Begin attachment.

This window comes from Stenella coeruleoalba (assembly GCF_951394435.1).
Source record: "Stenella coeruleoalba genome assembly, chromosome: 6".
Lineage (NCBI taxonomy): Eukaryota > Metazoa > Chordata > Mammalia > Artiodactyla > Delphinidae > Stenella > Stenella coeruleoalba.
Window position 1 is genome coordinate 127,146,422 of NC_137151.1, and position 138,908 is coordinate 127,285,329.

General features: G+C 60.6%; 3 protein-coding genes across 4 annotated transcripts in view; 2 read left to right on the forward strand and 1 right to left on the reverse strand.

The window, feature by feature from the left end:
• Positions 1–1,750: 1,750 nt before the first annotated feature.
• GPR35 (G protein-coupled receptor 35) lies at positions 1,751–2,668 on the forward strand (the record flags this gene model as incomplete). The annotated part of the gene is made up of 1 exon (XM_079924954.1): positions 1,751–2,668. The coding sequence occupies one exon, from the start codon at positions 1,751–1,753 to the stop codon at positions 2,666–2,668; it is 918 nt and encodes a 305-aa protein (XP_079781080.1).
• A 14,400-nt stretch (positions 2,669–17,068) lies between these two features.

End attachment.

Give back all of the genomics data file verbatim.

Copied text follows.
This window comes from Stenella coeruleoalba (assembly GCF_951394435.1).
Source record: "Stenella coeruleoalba genome assembly, chromosome: 6".
Lineage (NCBI taxonomy): Eukaryota > Metazoa > Chordata > Mammalia > Artiodactyla > Delphinidae > Stenella > Stenella coeruleoalba.
Window position 1 is genome coordinate 127,146,422 of NC_137151.1, and position 138,908 is coordinate 127,285,329.

General features: G+C 60.6%; 3 protein-coding genes across 4 annotated transcripts in view; 2 read left to right on the forward strand and 1 right to left on the reverse strand.

The window, feature by feature from the left end:
• Positions 1–1,750: 1,750 nt before the first annotated feature.
• GPR35 (G protein-coupled receptor 35) lies at positions 1,751–2,668 on the forward strand (the record flags this gene model as incomplete). The annotated part of the gene is made up of 1 exon (XM_079924954.1): positions 1,751–2,668. The coding sequence occupies one exon, from the start codon at positions 1,751–1,753 to the stop codon at positions 2,666–2,668; it is 918 nt and encodes a 305-aa protein (XP_079781080.1).
• A 14,400-nt stretch (positions 2,669–17,068) lies between these two features.